Julio Flores’s MFA exhibition Belonging is an installation of a collection of collections: of embellished tree branches, old balls, figurines of the Virgin Mary, Café Bustelo cans, corkboards, curio mirrors, produce stickers…. For Flores, these objects are not just things or trash, but beings in their own right. The process of collecting and arranging them, then, becomes a way of remembering or refiguring the relationships that exist between ourselves and our world. The resulting sculptures and assemblages are by turns intense and humorous, sentimental and inquisitive. Inhabiting our gallery for the rest of this year, they ask: how do we belong?
My belongings make me laugh. They console me. As objects or as feelings, I find belongings paradoxically burdensome, too. Collecting and categorizing possessions is an obsessive, time consuming behavior that I began as a kid—a behavior that’s as much spontaneous as it is premeditated, and it doesn’t stop.
A sense of belonging couldn’t be more pertinent today as we face an alarming political, social and health climate. I, myself, am “possessed” by the United States (my family emigrated here from Puerto Rico, a U.S. territorial possession since 1898). Latin American cultural influences like festivals, food and folk art inform my collections and my personal work aesthetically, methodologically and narratively. I often work within the context of Latino traditions like Rascuache, embellishing and transforming found objects to push the boundaries of domestic and intimate storytelling. I practice this aesthetic by creating the most from the mundane — a stance that’s both defiant and inventive in response to affluence that’s out of my reach.
I collect and create to maintain for myself a sense of belonging, and I believe it’s true that I don’t have to fear others or my own self. Yet, I infuse my work with an undercurrent of acting out, questioning, and navigating between dualities of being Puerto Rican and American, parochial and blasphemous, exacting and ambiguous, or being a socialite and a loner. Behavioral impulses in interpersonal relations, let alone in collecting and categorizing are what I am interested in addressing in my work.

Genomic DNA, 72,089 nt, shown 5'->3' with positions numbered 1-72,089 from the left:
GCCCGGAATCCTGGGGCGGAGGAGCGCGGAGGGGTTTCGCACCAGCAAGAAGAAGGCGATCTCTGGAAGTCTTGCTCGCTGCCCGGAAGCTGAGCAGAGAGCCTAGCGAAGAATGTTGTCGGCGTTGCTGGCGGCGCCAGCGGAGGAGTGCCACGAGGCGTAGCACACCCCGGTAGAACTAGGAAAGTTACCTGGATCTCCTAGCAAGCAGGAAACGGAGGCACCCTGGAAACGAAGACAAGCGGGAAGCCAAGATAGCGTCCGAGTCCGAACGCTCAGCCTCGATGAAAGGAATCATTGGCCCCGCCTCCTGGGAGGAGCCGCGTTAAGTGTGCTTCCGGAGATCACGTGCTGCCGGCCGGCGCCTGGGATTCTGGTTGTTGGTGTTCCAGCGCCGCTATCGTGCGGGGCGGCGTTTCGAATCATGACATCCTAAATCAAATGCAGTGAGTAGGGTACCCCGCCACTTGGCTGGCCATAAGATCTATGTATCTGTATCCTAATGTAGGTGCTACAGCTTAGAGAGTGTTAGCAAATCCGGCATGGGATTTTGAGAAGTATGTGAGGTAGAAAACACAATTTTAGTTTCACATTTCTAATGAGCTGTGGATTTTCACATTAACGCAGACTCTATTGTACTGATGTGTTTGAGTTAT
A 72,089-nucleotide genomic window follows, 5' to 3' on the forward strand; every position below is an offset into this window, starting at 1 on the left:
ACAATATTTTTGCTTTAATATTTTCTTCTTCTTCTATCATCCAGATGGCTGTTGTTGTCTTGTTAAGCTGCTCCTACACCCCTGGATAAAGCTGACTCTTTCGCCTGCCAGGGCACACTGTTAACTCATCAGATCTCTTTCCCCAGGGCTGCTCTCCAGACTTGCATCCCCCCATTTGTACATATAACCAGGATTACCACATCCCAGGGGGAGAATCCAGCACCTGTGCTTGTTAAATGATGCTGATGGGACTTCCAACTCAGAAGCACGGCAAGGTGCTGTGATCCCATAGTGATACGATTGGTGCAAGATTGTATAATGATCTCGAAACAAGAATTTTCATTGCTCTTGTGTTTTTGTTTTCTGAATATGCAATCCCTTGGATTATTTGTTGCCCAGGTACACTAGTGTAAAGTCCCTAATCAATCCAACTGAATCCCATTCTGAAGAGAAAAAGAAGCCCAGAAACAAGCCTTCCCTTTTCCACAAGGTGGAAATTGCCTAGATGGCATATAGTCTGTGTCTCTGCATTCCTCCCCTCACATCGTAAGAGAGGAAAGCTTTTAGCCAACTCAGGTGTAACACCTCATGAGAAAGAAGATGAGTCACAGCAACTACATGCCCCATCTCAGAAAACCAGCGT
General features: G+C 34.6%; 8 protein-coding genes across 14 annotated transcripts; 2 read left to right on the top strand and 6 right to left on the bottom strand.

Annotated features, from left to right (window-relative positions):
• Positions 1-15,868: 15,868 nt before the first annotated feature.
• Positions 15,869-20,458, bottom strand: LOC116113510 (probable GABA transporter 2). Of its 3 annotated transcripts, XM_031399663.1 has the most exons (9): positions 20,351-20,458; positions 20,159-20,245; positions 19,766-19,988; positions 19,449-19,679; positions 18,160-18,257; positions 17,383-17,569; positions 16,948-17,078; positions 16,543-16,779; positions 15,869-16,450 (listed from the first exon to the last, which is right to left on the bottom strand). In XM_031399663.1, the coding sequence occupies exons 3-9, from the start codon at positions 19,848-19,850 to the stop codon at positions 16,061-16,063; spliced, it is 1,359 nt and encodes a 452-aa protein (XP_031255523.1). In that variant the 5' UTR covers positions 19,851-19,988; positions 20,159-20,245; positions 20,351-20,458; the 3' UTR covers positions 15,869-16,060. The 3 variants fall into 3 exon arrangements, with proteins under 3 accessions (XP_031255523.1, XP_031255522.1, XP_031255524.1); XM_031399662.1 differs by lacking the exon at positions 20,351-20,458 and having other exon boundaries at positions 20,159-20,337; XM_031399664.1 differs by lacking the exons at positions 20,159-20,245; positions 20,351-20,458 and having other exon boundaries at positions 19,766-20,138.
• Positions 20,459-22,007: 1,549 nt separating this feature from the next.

Mine is a hybrid methodology influenced by what I think is my circumstantial identity. My installation work can be meticulous, arranging multiples of the same or similar banal objects, which draws attention to their individual nature. The “theaters” that spaces become for my assemblages and installations not only emphasize my concepts about the autonomy of individual objects in close proximity to a collective, but also the related metaphor conveyed about interrelated people. It’s a process that both engages and records my behavior as much as my belongings.
In her book, Staying with the Trouble: Making Kin in the Chthulucene, theorist Donna Haraway presents the idea of preserving what’s left of a damaged earth, and living responsibly with all its cohabitants. The way of life Haraway envisions would happen out of love and rage, as she writes.
Featured in my MFA thesis exhibition are my “stick figures,” anthropomorphic sculptures trimmed from the branches of trees that have local significance or sentimental value for me. One such sculpture I trimmed from a very large tree limb that fell onto power lines during a storm near my apartment and knocked out the power to our building. Rescuing a large branch from the tree limb, I proceeded to enter into an “interpersonal” relationship with it, eventually wrapping it with heavyweight cloth. For over two years, I maintained and shared and built a narrative around this sculpture with my neighbors. Taking Haraway’s vision into account, my intention was to present a compelling alternative to dealing with what may feel like nature’s inconveniences.
I think I get stuck having relationships with my work and documentation, instead of establishing rapport with new acquaintances, and maintaining relationships I’ve already established. I’m choosing how to remember as opposed to what to remember, which I admit is an odd way of assessing my theory, that intimate relationships profoundly affect social attitudes and public behavior.
About the artist
Julio Enrique Flores is a visual artist, art educator, and communications professional. His art practice includes kite- and mask-making in the Puerto Rican tradition, as well as painting, drawing and other creative work. Over the past twenty-five years, he has exhibited his artwork, led hands-on workshops for students, and worked in communications at corporate, cultural, and educational institutions throughout the Midwest. Currently, Julio is an MFA candidate at the University at Buffalo, and he most recently exhibited at the Western New York Book Arts Center.